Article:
If a person’s period blood has an unpleasant odor, it may mean they need to change their pad or tampon. Old period blood can gather bacteria, which can cause it to smell.

Foul-smelling discharge can be a symptom of certain infections, such as BV and trichomoniasis, a common type of sexually transmitted infection (STI).

Endometriosis can cause a person to experience gastrointestinal symptoms. This may be a result of endometriosis tissue developing on the bowels.

If a person has endometriosis in their bowels or rectal wall, they may have blood in their stool. They may also experience:

Learn more about endometriosis in the bowels.

Endometriosis tissue can develop in a person’s bladder. If this occurs, a person may experience blood in their urine.

Research from 2015 found that bladder endometriosis can cause:

The researchers note that around 20% of people with bladder endometriosis experience blood when urinating.

Learn more about bladder endometriosis.

A person should contact a doctor if they have any signs of endometriosis or are concerned about period pain or irregularity.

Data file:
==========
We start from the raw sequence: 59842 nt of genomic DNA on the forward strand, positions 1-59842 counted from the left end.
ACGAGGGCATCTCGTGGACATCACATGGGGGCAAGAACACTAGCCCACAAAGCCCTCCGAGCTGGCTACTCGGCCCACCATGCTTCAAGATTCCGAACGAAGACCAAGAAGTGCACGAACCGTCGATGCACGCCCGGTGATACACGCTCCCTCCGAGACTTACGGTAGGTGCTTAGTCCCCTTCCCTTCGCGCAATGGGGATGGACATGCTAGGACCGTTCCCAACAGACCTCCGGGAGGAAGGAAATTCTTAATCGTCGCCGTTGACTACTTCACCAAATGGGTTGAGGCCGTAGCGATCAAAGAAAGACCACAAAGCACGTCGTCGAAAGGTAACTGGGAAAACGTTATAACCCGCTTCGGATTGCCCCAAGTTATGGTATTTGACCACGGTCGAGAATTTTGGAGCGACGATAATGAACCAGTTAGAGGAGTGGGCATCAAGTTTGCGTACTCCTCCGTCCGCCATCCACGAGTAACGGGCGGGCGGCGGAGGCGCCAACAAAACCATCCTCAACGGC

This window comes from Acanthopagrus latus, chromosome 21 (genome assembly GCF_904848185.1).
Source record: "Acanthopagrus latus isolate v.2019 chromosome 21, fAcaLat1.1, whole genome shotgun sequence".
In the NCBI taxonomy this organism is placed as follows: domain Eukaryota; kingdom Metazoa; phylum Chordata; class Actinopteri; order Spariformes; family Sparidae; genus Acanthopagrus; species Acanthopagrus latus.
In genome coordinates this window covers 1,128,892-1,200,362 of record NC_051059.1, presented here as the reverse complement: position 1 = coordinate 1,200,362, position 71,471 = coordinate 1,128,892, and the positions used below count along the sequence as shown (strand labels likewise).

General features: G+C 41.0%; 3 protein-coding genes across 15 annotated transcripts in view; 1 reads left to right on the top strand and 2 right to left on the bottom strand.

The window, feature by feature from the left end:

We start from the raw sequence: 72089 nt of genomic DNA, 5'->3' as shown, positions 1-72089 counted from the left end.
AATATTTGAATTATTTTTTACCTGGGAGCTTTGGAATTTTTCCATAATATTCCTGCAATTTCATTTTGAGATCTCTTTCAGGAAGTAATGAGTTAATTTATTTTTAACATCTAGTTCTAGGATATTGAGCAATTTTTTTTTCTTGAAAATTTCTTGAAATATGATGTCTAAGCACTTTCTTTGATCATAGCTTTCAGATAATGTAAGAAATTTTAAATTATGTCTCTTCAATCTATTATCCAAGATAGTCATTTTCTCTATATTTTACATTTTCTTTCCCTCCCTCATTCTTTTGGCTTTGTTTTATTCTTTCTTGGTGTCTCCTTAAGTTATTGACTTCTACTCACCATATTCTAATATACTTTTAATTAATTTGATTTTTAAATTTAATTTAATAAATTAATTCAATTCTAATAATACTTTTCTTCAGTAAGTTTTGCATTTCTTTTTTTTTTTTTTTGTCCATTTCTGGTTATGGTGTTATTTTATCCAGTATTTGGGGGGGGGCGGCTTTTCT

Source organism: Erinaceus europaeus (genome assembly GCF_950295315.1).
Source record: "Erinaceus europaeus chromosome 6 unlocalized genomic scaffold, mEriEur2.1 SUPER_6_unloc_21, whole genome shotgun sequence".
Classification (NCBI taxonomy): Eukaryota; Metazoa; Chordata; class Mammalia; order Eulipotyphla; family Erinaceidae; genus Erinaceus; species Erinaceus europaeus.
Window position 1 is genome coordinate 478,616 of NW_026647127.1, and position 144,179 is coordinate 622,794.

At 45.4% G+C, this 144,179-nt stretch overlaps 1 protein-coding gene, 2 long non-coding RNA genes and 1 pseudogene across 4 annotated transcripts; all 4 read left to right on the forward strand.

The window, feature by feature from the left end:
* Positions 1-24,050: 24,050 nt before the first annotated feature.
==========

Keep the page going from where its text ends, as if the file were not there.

Symptoms of endometriosis include:

When diagnosing endometriosis, a doctor will first ask a person about their symptoms and medical history. The doctor may also perform a pelvic exam and do some imaging tests.

Surgery is currently the only way for healthcare professionals to confirm that a person has endometriosis. The most common surgery used to diagnose endometriosis is laparoscopy.

A laparoscopy involves a surgeon making a small cut in a person’s abdomen. The surgeon then inserts a laparoscope (thin tube with a light and camera) into the incision. This allows the surgeon to look for endometriosis tissue.

Learn more

Learn more about diagnosing endometriosis.

There is currently no cure for endometriosis. However, there are various treatments available to manage symptoms.

Endometriosis treatments include:

If a person has painful periods due to endometriosis, they may find relief from:

  • pain relief